Target Wake Time (TWT) feature will enhance device contention and the battery life of the client’s devices. It lets the device to remain inactive, in other words, it sleeps until the particular device turns to transmit data using the scheduling scheme negotiated with the access points, thus this allows the devices to save battery life during the inactive/sleep mode. TWT ensures there is less congestion, energy savings and an overall better experience.

oT Handling
IoT devices such as sensors, medical devices and automation operate in low-power and low bandwidth mode. Wi-Fi 6 has enhanced the IoT handling by using a 20 MHz only channel that works either in the 2.4GHz or 5GHz frequency bands. This separates the IoT devices from the 802.11ax Access Points, similar to providing a dedicated lane without any interference with latency-sensitive traffic.

1024 QAM
Wi-Fi 6 will increase as much as 25% data throughput over Wi-Fi 5 by implementing higher Quadrature Amplitude Modulation, or QAM. Wi-Fi 5 employs 256 QAM schemes meanwhile Wi-Fi 6 with 1024 QAM schemes. QAM is a technique for packing digital bits into radio signals thus higher the QAM number the more data rate. This feature helps to ensure quality-of-service (QoS) in high-density locations.

Uses Cases for Wi-Fi 6

The Wi-Fi Alliance mentions various use cases for Wi-Fi 6:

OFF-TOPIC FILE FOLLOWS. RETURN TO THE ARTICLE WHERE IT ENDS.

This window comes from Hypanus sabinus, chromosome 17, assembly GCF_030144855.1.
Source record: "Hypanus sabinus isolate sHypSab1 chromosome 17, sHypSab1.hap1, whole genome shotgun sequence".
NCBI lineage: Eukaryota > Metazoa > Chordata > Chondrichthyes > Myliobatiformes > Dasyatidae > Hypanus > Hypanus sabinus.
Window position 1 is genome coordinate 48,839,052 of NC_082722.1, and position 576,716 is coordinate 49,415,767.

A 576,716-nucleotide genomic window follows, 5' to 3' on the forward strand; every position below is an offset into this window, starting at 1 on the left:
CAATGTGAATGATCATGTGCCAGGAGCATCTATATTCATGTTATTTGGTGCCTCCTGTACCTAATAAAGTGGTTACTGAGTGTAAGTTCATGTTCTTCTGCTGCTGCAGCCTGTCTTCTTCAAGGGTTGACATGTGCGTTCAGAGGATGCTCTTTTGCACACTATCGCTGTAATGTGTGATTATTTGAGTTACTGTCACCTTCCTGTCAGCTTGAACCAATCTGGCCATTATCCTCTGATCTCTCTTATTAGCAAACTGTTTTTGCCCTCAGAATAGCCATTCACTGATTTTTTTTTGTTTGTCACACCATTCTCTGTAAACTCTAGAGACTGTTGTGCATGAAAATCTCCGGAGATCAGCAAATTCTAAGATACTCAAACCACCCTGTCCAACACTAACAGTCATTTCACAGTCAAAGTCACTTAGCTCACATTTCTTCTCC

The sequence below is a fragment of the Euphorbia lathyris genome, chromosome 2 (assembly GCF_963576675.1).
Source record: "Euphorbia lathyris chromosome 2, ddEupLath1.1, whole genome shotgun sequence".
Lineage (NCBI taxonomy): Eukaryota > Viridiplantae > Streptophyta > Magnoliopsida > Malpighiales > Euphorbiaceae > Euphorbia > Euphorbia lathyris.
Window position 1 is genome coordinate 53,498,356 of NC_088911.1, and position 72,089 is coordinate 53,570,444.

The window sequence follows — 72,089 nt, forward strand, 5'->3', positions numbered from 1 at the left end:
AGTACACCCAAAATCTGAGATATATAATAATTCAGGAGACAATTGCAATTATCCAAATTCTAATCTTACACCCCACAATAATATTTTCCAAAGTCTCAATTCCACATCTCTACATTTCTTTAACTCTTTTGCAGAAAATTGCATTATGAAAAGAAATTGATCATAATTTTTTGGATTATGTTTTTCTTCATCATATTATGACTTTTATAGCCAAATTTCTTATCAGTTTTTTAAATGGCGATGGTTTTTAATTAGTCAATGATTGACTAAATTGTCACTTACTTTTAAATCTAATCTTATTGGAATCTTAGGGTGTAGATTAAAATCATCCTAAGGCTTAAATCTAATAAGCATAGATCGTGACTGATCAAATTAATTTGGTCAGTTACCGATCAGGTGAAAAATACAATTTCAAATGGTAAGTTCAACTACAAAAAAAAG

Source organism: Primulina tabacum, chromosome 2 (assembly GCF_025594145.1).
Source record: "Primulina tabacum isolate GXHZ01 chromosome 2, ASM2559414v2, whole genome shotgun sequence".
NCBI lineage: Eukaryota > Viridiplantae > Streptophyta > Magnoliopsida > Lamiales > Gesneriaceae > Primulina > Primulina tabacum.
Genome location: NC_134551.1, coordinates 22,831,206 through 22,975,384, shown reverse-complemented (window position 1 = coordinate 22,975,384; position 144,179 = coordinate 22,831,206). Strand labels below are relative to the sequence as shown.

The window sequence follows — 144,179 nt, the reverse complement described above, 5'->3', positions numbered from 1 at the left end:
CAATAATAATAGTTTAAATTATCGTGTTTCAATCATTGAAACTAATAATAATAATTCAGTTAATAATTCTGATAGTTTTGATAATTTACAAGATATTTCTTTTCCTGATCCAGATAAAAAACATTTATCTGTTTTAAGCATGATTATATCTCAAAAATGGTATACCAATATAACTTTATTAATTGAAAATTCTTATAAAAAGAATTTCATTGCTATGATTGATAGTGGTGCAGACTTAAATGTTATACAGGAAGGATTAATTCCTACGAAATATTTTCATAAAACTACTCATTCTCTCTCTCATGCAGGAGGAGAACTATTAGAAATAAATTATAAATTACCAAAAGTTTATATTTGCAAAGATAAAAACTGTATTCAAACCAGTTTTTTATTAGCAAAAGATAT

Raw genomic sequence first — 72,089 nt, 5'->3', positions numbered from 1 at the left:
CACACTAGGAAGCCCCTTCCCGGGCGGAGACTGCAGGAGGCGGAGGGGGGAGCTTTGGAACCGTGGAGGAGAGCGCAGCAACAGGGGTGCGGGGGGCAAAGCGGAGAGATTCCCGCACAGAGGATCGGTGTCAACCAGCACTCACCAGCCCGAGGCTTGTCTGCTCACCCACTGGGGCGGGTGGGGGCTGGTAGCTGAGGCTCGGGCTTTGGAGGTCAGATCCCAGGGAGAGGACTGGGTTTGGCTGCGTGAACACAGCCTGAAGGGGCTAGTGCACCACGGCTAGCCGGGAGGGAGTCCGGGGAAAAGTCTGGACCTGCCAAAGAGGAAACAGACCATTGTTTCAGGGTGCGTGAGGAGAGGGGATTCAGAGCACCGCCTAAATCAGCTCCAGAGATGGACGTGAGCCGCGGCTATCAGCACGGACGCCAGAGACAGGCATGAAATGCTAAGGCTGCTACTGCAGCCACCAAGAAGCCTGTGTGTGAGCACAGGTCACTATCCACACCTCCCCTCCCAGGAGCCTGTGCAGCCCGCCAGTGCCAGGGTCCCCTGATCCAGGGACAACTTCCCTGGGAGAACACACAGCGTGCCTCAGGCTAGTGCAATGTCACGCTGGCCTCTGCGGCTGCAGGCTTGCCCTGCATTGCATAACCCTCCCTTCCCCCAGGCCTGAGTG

• IoT Hardware
    IoT hardware will benefit from Wi-Fi 6 through improved battery performance, better outdoor operation, and improved range. This will highly benefit industries that are heavily reliant on IoT for their operations. Some industries that stand to benefit from IoT hardware tools enhanced with WiFi 6 include Finance, Transportation, Manufacturing, Healthcare.
  • Home or Office Wi-Fi
    Wi-Fi will be faster and more reliable thanks to increased throughput and superior coverage. This will help manage the hiccups of burdened networks and improve the level of productivity regardless of where the employees are based.
  • High Dense Environment
    High Dense Environment with Wi-Fi will see increased performance thanks to OFDMA’s client transmission control and MU-MIMO’s up/downlink capabilities. High-density environments include convention centres, auditoriums, hotel meeting rooms, lecture halls, sports stadiums, and concert halls. Providing high-density wireless coverage in these areas can pose a challenge in wireless network design due to the number of uncontrollable variables, including the overall number of active users and space.
  • In-Vehicle Wi-Fi
    A refreshing technological advancement on this will be improved in-vehicle Wi-Fi and A/V systems thanks to reduced latency that comes with OFDMA.

Explore Wi-Fi 6 with us
Wi-Fi 6 will be next-generation network connectivity in WiFi technology for years to come. It spectacularly builds and improves beyond the Wi-Fi 5 qualities. Wi-Fi 6 was initially built to cater to the sheer volume of devices present in the technology space. To explore more about Wi-Fi 6 and how it can boost your network connectivity, get in touch with us for an in-depth discussion on this new development.

Wi-Fi Alliance
Wi-Fi CERTIFIED 6™: A new era for Wi-Fi®